First, as to defendant Hansen the order is affirmed in all respects as to the suppression of evidence obtained as a result of the several searches and seizures in question, the unconsented search without a warrant of his own room 241 at the Skyways Inn Motel and the unlawful observation of his person being matters about which he can complain, and the remaining evidence being subject to suppression under Wong Sun.
Second, as to defendant Means the order is affirmed insofar as it suppresses all evidence found in the search without a valid warrant of Means's room 242 in the Motel and the evidence found in the search of defendant Bryant's person, which evidence is suppressed under Wong Sun. The order is reversed insofar as it suppresses evidence found in the search with probable cause of Means's person and during the search of Hansen's room 241 at the Motel and of Hansen's person, the latter searches with respect to Hansen's room and person being matters about which Means cannot complain.
Third, as to defendant Bryant the order is affirmed insofar as it suppresses the evidence of the money found during the search of Bryant's person following his detention without probable cause, about which search Bryant can complain. The order is reversed insofar as it suppresses evidence found in the search of Hansen's room 241, of Hansen's person, of Means's room 242, and of Means's person all of the latter searches being matters about which Bryant cannot complain.
IT IS SO ORDERED.
Decision of these appeals was withheld for the Supreme Court's opinions in Rawlings v. Kentucky, 448 U.S. 98, 100 S.Ct. 2556, 65 L.Ed.2d 633 adn United States v. Salvucci, 448 U.S. 83, 100 S.CT. 2547, 65 L.Ed. 2d 619 and supplemental briefs thereon
The two additional defendants, John D. Thomas and Richard W. Klatt, also prevailed on motions to suppress. However the Government dismissed the conspiracy count as to these defendants and they are not parties to this appeal
1a No evidence from Bryant's room 243 is in question on this appeal. Although the search of his room was unlawful, the only question raised by this fact is whether the unlawful search required suppression of any evidence under Wong Sun v. United States, 371 U.S. 471, 83 S.Ct. 407, 9 L.Ed.2d 441, a question discussed in Part II(c), infra.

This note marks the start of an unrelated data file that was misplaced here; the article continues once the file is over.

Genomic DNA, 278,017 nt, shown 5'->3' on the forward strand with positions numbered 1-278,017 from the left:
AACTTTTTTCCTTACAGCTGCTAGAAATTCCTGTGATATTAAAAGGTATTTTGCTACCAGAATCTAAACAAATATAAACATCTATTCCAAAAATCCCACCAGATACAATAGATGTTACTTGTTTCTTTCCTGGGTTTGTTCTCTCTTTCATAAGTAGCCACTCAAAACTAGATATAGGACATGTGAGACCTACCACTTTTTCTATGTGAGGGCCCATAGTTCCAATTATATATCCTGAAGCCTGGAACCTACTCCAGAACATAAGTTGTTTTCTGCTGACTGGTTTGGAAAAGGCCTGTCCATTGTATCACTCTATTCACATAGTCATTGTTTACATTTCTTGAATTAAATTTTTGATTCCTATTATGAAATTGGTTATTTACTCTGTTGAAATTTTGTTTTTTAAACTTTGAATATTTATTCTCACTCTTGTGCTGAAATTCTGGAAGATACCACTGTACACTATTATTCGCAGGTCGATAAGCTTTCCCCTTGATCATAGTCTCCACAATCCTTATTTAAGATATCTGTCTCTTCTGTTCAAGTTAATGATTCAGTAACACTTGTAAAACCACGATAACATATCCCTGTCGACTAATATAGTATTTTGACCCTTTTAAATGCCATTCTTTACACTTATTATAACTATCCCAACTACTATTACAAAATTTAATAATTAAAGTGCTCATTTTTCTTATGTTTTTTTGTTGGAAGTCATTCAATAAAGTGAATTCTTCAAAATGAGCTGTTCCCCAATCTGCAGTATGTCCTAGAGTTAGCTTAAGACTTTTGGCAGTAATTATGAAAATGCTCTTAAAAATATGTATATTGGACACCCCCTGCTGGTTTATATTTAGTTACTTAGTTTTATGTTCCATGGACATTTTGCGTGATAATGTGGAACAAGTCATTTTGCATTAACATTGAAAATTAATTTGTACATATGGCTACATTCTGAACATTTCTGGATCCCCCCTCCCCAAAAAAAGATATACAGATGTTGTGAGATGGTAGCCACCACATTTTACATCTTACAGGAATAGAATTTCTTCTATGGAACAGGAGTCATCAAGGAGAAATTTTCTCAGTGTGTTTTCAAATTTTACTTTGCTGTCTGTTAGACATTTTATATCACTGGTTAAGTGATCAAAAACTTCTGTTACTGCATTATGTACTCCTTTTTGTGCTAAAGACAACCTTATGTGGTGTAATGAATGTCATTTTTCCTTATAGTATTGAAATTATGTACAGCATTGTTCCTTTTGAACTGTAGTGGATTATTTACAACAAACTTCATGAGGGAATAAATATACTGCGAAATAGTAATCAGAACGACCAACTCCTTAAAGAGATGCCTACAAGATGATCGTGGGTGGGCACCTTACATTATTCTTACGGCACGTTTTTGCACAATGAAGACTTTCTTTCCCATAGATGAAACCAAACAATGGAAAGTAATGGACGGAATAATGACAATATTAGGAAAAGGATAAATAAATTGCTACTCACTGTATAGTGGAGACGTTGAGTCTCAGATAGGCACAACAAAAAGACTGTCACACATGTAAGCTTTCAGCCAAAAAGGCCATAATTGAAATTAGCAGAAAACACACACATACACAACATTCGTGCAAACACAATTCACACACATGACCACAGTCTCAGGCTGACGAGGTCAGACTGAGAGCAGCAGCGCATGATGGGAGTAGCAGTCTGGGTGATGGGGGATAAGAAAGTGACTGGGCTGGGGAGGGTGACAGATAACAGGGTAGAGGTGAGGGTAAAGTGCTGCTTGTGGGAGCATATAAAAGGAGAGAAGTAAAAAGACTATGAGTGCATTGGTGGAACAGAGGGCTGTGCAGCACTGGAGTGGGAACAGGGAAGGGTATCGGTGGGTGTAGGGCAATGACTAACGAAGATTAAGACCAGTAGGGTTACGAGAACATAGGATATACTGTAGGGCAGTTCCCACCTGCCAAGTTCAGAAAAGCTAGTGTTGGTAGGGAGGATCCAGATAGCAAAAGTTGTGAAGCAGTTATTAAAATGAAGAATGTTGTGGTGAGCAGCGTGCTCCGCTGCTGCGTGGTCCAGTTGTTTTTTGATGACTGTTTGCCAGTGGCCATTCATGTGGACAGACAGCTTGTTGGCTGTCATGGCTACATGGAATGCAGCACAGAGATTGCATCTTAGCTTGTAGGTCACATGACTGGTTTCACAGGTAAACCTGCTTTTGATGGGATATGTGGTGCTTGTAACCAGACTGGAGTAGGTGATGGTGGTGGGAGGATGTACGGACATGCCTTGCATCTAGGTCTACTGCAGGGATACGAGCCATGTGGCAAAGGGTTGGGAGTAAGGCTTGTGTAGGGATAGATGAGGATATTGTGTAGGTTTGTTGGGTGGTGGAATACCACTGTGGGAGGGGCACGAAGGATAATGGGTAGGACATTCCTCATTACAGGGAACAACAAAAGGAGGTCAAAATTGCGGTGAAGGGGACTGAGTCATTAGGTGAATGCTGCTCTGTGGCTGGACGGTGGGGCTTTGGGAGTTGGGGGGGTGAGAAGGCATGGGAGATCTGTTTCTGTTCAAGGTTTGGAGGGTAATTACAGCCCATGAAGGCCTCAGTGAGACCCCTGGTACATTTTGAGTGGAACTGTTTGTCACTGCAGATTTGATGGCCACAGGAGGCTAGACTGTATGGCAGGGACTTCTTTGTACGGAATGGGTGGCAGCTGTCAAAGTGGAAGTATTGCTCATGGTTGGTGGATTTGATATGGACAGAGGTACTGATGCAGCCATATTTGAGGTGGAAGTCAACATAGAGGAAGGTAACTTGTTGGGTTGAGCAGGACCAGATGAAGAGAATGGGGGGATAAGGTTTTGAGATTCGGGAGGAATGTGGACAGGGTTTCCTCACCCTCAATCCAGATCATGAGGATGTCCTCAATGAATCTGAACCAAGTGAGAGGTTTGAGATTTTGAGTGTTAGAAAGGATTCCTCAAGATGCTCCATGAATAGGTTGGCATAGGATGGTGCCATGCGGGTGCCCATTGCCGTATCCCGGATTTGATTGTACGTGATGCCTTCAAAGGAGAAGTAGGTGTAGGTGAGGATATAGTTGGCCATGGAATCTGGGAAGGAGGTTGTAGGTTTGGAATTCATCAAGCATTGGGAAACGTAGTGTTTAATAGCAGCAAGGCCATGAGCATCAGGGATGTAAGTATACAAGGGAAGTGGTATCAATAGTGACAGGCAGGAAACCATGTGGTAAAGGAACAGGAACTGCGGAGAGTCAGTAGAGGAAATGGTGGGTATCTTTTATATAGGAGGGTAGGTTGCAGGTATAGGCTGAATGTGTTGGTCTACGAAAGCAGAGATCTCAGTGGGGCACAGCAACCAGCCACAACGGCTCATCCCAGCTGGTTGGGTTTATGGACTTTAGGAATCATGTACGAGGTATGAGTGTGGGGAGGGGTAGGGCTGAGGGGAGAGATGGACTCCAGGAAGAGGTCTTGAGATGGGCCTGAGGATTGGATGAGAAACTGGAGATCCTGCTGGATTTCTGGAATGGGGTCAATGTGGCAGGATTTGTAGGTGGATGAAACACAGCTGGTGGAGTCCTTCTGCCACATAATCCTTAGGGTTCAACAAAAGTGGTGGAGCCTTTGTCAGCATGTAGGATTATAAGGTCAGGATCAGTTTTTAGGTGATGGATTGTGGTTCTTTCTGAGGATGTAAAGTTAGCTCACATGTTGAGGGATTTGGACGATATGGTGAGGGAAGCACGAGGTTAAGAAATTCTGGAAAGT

We recognize that "standing" is no longer a separate issue and that the relevant inquiry now focuses on the substance of defendant's claim that he possessed a "legitimate expectation of privacy" in the area searched. Rawlings v. Kentucky, 448 U.S. 98, 99, 100 S.Ct. 2556, 2558, 65 L.Ed.2d 633. We do use the term in this opinion where necessary to refer to arguments by the parties phrased in terms of "standing."
For example, in discussing the search of Hansen and his room, 241, the court said (III R.402):
Mr. Hansen wasn't even frisked at the time, and the testimony is absurd. It's to the contrary, and I expressly reject it and, because of that, all statements are suppressed and all evidence seized in room 241 are suppressed. I believe Wong Sun applies and the rest of the search is tainted.
With respect to room 242, Means's room, the court explained its two views on the unlawfulness of that search (i. e. that the affidavit for search warrant was partly false, and that Wong Sun also required suppression, as follows) (id. at 404):
The totality of the circumstances here, too, persuades me that these drugs were not in plain view; but even if they were I find they were not, but even if they were, the room was in the control of agents based upon the receipt of the key; ...
... (S)econdly, the key to that particular room 242 was in the possession of the agents prior to that time and was subject to their control and was, in my view, obtained through the fruit of the illegal search of room 241 and, hence, the evidence obtained in room 242 is suppressed as well.
In addition, the court suppressed all statements made by Means and Bryant as well as any evidence found in the search of their persons (id. at 402-03):
With respect to the defendants Bryant and Means, they were under arrest unlike Napoleon at Elba, they were under arrest from the time that agents contacted them and they returned to the motel and were held in the lobby and escorted to and from the toilet facilities; and there was an unreasonable, unconscionable, and unnecessary delay in the advisement of their rights.
The government has said it intends to solicit no testimony concerning that and, indeed, in the trial it shall not because that and any statements obtained or any items obtained in search of their persons is suppressed.
As we note later, although the trial court referred to the suppression of statements, no statements by these defendants are in issue.